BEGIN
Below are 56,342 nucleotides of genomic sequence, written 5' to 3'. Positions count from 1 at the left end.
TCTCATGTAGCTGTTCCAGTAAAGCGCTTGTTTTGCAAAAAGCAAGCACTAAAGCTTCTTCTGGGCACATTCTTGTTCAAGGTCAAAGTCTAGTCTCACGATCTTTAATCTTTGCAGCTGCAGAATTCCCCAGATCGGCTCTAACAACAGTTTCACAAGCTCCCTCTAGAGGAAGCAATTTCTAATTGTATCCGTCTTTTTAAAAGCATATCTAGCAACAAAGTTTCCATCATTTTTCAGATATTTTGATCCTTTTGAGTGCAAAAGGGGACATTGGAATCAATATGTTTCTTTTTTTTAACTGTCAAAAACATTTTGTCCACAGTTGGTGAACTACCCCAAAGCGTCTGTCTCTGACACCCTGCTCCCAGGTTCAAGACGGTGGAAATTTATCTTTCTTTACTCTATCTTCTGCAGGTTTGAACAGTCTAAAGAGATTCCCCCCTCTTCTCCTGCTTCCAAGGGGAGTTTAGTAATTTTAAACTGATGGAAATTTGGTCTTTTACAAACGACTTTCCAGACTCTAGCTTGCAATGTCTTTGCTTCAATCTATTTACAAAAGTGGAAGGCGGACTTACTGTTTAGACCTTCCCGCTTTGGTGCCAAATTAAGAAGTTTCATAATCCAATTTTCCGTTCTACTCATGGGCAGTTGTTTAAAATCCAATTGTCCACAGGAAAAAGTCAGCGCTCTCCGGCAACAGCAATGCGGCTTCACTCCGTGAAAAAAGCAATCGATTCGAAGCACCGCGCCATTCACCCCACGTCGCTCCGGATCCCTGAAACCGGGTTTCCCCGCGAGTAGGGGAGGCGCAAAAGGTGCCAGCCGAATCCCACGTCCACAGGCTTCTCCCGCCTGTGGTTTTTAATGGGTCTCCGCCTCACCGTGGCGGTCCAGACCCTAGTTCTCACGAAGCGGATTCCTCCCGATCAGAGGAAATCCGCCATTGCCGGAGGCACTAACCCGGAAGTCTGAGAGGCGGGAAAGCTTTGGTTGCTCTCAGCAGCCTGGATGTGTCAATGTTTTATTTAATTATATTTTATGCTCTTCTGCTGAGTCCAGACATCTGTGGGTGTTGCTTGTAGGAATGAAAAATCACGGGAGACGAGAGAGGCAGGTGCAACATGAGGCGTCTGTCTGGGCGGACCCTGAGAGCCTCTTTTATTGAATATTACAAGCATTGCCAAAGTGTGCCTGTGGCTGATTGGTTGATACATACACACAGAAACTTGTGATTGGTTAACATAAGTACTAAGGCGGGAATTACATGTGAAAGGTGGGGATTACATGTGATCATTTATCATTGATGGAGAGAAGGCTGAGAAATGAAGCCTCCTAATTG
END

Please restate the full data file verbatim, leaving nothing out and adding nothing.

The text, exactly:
Below are 56,342 nucleotides of genomic sequence, written 5' to 3'. Positions count from 1 at the left end.
TCTCATGTAGCTGTTCCAGTAAAGCGCTTGTTTTGCAAAAAGCAAGCACTAAAGCTTCTTCTGGGCACATTCTTGTTCAAGGTCAAAGTCTAGTCTCACGATCTTTAATCTTTGCAGCTGCAGAATTCCCCAGATCGGCTCTAACAACAGTTTCACAAGCTCCCTCTAGAGGAAGCAATTTCTAATTGTATCCGTCTTTTTAAAAGCATATCTAGCAACAAAGTTTCCATCATTTTTCAGATATTTTGATCCTTTTGAGTGCAAAAGGGGACATTGGAATCAATATGTTTCTTTTTTTTAACTGTCAAAAACATTTTGTCCACAGTTGGTGAACTACCCCAAAGCGTCTGTCTCTGACACCCTGCTCCCAGGTTCAAGACGGTGGAAATTTATCTTTCTTTACTCTATCTTCTGCAGGTTTGAACAGTCTAAAGAGATTCCCCCCTCTTCTCCTGCTTCCAAGGGGAGTTTAGTAATTTTAAACTGATGGAAATTTGGTCTTTTACAAACGACTTTCCAGACTCTAGCTTGCAATGTCTTTGCTTCAATCTATTTACAAAAGTGGAAGGCGGACTTACTGTTTAGACCTTCCCGCTTTGGTGCCAAATTAAGAAGTTTCATAATCCAATTTTCCGTTCTACTCATGGGCAGTTGTTTAAAATCCAATTGTCCACAGGAAAAAGTCAGCGCTCTCCGGCAACAGCAATGCGGCTTCACTCCGTGAAAAAAGCAATCGATTCGAAGCACCGCGCCATTCACCCCACGTCGCTCCGGATCCCTGAAACCGGGTTTCCCCGCGAGTAGGGGAGGCGCAAAAGGTGCCAGCCGAATCCCACGTCCACAGGCTTCTCCCGCCTGTGGTTTTTAATGGGTCTCCGCCTCACCGTGGCGGTCCAGACCCTAGTTCTCACGAAGCGGATTCCTCCCGATCAGAGGAAATCCGCCATTGCCGGAGGCACTAACCCGGAAGTCTGAGAGGCGGGAAAGCTTTGGTTGCTCTCAGCAGCCTGGATGTGTCAATGTTTTATTTAATTATATTTTATGCTCTTCTGCTGAGTCCAGACATCTGTGGGTGTTGCTTGTAGGAATGAAAAATCACGGGAGACGAGAGAGGCAGGTGCAACATGAGGCGTCTGTCTGGGCGGACCCTGAGAGCCTCTTTTATTGAATATTACAAGCATTGCCAAAGTGTGCCTGTGGCTGATTGGTTGATACATACACACAGAAACTTGTGATTGGTTAACATAAGTACTAAGGCGGGAATTACATGTGAAAGGTGGGGATTACATGTGATCATTTATCATTGATGGAGAGAAGGCTGAGAAATGAAGCCTCCTAATTG